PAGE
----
And that’s not half of it. No shortage of plot, most of it resolved by cosmic corner-cutting via the psychic wave-band, a certain breathless giggly charm, but it would not subvert the world picture of an immature nine-year-old; she and the jaded and exasperated reader of angst-ridden feminist diatribes with a spurious science-fictional gloss being the two people who might enjoy this book.

Lee Montgomerie Interzone

I must admit I was pleasantly surprised by this one. It’s well written, I wouldn’t say it was compelling, but it’s enjoyable enough. The plot is rather involved, it starts at a planet called Ojal where the bird—like inhabitants are hermaphrodites and extremely intelligent beings whose planet is being attacked by a ‘star dancer’ which is absorbing all their life giving energy resources. They send a robot (the Kybion) to the planet where the ‘star dancer’ originates which is (surprise, surprise) Earth. The story then continues with four Victorian humans to whom the Kybion gives longevity to help him and the star dancer. The action is then brought up to the present day, with the story taking on some of the attributes of a thriller. The plot is wound up satisfactorily, it is not predictable although not particularly inventive, but it suffices.

If you should pick up this book, don’t read the blurb, it is awful, enough to put anyone off the story - it reiterates the fact that the people who write these things do not read the book very carefully.

Bethan Davis Birmingham Science Fiction Newsletter

Refreshingly devoid of any serious social, moral, human or extra-terrestrial issue, Jane Palmer’s The Watcher (Women’s Press, £2.50) flips lightly around the adventures of an Asian teenage girl with no nerves, helped along by a Benson-from-Soap character and an ugly baddie who gets fried by the power source he is trying to steal. If the baddies succeed then an entire planet of one-parent families with wings will perish; but, fear not, most of the action takes place in English villages by the sea. It has the tone of early Eric Frank Russell and a style reminiscent of Enid Blyton and would help the brain-fevered convalescence of those who have just read William Gibson’s collection of short stories Burning Chrome (Gollancz, £8.95).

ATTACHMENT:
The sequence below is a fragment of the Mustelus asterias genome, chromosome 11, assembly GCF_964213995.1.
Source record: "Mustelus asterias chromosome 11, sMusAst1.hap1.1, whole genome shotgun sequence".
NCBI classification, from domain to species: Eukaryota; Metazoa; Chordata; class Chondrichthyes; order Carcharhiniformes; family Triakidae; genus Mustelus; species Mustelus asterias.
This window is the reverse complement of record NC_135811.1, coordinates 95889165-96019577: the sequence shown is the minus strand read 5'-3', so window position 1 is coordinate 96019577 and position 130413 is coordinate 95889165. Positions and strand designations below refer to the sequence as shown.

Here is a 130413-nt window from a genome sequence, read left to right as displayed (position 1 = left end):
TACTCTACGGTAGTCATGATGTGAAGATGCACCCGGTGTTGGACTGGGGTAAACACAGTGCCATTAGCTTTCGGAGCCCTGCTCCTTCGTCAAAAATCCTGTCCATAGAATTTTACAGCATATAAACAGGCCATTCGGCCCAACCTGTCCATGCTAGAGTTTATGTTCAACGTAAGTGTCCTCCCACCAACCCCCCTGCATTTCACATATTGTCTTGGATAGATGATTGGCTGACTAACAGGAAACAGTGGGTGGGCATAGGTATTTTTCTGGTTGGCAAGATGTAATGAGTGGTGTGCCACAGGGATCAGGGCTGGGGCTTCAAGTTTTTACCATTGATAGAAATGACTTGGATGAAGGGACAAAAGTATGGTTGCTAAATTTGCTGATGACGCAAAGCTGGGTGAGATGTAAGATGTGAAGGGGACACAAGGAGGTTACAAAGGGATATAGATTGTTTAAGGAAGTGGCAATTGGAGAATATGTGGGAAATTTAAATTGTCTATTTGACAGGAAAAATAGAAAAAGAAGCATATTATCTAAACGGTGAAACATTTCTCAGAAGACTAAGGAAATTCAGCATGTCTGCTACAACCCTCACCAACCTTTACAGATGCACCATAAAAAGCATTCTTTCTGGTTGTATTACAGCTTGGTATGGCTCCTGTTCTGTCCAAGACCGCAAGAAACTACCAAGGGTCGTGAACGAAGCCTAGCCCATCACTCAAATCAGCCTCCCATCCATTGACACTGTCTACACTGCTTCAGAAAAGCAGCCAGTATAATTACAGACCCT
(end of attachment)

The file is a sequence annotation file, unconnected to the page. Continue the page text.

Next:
Josephine Saxton New Statesman

Jane Palmer’s story also concerns a vampire, though this one sucks energy and is killing off the planet Ojal. The source of the problem is traced to earth, where we meet our Indian schoolgirl heroine, some bulletproof policemen, and a clutch of people living out two lifetimes.

Lacking the serious undertones of I, Vampire, the story is fast-flowing, and we are always sure Our Heroine will save the day, though there are a few Odd twists along the way.

Both these authors’ ideas of the universe make life appear infinitely more interesting.


Controller Opu is called upon to seek solutions to the invasion of the planet Ojal, and the mysterious sucking dry its energy pools by a force of vampires. Her search leads to Earth where the schoolgirl heroine, the bulletproof black policemen and the youthful hundred year old, are not all they seem. An eccentric satire, written particularly for a female audience who despise the SF genre of space opera and goshers.

Science Fiction & Fantasy Reviews